A Moment with the Rebbe: As a child, Mark watched a cat kill birds with cruelty, and it made him question Hashem’s kindness. Disturbed, he posed his question to the Rebbe.
Mark, a French Jew, shared his experience with the Rebbe:
When I entered the Rebbe’s room, the Rebbe said that he wanted to talk to me and offered me a seat. I was ecstatic that the Rebbe was giving me, a twenty-five-year-old, his precious time.
I posed a question that had been bothering me. As a child I once saw cat climb a tree and kill birds with cruelty, although he didn’t even look hungry. He did this since it was his nature, without choice. It reminded me of the Germans. I couldn’t see how this was good, and how to reconcile it with the posuk that states, “And Hashem saw all that He had made, and it was very good!”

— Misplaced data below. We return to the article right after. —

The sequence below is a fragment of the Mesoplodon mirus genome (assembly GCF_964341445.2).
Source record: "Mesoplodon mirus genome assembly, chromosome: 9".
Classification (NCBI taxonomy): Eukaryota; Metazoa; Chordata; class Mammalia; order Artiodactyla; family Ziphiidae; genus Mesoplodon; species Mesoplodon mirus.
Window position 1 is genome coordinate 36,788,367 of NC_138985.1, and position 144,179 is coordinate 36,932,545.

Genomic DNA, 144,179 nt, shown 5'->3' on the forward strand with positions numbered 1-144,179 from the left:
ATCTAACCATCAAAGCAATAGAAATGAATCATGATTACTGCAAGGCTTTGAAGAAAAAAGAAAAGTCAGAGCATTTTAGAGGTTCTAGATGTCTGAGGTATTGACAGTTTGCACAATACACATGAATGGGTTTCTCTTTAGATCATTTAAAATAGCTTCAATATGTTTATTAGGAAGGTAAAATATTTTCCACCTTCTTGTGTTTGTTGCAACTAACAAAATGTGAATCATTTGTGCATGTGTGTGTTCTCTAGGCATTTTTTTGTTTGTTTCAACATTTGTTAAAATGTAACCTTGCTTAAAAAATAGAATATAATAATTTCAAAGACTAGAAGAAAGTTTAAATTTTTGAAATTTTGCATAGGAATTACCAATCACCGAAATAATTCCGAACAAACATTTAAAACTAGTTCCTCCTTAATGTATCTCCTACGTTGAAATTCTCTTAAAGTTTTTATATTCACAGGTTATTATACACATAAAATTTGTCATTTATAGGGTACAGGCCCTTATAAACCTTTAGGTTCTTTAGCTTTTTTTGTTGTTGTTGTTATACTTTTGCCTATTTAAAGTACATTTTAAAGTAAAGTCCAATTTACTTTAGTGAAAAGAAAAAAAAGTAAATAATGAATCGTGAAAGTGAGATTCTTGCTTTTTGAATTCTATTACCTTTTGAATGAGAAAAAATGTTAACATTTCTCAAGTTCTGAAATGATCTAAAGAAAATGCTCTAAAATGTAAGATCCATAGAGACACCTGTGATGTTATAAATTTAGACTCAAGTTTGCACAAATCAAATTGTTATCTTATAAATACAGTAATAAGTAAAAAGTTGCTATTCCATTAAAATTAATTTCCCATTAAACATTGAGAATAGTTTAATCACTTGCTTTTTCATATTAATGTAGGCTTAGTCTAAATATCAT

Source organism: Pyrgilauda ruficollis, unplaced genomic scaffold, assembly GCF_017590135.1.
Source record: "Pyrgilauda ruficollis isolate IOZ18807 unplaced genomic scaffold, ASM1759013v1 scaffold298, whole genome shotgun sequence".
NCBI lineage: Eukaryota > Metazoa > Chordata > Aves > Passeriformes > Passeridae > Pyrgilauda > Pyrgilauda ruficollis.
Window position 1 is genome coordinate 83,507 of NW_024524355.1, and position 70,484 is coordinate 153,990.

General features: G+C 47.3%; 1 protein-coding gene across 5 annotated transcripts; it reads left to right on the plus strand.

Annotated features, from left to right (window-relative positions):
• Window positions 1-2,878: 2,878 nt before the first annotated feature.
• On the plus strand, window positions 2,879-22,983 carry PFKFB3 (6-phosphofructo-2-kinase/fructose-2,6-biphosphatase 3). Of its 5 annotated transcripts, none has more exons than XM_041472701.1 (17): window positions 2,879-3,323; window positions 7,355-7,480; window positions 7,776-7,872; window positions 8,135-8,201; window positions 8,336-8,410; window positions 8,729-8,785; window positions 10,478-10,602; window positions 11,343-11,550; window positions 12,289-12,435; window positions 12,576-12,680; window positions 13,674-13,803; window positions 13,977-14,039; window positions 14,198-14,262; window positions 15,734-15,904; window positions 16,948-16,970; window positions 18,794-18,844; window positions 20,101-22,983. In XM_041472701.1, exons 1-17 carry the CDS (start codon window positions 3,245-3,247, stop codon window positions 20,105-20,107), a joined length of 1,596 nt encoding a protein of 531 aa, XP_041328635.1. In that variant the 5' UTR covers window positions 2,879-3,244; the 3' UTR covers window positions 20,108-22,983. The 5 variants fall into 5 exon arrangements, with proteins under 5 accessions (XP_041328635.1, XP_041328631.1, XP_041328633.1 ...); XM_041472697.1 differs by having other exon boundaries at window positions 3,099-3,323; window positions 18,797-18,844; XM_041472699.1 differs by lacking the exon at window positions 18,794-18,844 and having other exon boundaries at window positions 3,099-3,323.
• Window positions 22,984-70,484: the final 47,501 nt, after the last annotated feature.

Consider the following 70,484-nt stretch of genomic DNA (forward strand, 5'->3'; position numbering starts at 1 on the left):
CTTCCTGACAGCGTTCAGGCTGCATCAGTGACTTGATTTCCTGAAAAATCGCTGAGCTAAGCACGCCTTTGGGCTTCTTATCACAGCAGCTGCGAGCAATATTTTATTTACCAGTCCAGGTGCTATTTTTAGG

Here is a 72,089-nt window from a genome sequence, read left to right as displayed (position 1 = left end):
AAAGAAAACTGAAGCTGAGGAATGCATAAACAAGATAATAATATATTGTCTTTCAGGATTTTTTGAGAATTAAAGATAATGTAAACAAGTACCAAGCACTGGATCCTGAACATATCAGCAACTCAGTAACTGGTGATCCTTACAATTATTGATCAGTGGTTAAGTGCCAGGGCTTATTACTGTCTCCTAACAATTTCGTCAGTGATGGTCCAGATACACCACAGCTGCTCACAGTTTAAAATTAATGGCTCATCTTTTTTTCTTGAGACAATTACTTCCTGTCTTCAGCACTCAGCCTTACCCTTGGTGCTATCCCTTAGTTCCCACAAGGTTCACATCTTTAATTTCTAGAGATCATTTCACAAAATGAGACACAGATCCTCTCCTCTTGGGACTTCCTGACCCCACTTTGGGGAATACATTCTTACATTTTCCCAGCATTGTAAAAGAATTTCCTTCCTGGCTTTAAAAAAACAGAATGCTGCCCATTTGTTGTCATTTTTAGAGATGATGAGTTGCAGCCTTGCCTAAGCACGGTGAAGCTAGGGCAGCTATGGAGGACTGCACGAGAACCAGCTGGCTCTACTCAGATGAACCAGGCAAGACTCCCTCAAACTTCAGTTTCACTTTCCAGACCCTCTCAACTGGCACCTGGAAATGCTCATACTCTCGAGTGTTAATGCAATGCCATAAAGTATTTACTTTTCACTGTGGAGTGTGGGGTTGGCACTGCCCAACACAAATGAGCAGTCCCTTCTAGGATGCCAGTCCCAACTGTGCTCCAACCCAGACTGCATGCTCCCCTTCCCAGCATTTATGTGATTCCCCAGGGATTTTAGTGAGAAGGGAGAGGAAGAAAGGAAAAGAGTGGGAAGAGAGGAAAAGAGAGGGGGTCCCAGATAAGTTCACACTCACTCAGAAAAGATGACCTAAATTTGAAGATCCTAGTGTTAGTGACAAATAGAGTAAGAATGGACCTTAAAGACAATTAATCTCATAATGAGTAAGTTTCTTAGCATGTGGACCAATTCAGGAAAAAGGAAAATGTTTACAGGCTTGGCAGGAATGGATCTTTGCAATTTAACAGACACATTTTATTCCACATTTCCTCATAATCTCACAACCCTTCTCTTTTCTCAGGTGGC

I expected a deeply intellectual answer from this Torah genius. But as I spoke, the Rebbe looked at me deeply, and I felt that the Rebbe was asking my painful question together with me. When I finished, the Rebbe said, “You have touched on the deepest question of all.”
And the Rebbe immediately shifted to talk practically, how we need to improve the world, through leading a Yiddisher life: “And here quantity doesn’t matter. There are billions of people in the world, the Yidden are only a few million, and the frum are even fewer. But it’s important to remember that there are many more times the number of grains of sand in the world than grains of gold.”
(Teshurah Vichnin, Adar 5759)